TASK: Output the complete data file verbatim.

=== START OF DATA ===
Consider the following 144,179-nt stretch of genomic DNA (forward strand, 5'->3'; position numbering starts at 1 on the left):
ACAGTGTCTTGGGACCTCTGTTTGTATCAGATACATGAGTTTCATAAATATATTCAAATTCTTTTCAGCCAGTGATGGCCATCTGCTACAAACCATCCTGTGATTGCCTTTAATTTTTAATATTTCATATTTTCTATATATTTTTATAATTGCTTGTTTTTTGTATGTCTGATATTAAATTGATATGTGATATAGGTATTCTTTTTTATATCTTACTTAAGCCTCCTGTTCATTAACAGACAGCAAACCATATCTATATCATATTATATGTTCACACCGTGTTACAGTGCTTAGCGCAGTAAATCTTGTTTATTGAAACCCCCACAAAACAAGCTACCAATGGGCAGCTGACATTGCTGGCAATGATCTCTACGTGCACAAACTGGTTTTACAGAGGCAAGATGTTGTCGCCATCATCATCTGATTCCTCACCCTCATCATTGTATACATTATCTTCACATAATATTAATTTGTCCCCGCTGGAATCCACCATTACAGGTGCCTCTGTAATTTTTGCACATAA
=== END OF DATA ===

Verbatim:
Consider the following 144,179-nt stretch of genomic DNA (forward strand, 5'->3'; position numbering starts at 1 on the left):
ACAGTGTCTTGGGACCTCTGTTTGTATCAGATACATGAGTTTCATAAATATATTCAAATTCTTTTCAGCCAGTGATGGCCATCTGCTACAAACCATCCTGTGATTGCCTTTAATTTTTAATATTTCATATTTTCTATATATTTTTATAATTGCTTGTTTTTTGTATGTCTGATATTAAATTGATATGTGATATAGGTATTCTTTTTTATATCTTACTTAAGCCTCCTGTTCATTAACAGACAGCAAACCATATCTATATCATATTATATGTTCACACCGTGTTACAGTGCTTAGCGCAGTAAATCTTGTTTATTGAAACCCCCACAAAACAAGCTACCAATGGGCAGCTGACATTGCTGGCAATGATCTCTACGTGCACAAACTGGTTTTACAGAGGCAAGATGTTGTCGCCATCATCATCTGATTCCTCACCCTCATCATTGTATACATTATCTTCACATAATATTAATTTGTCCCCGCTGGAATCCACCATTACAGGTGCCTCTGTAATTTTTGCACATAA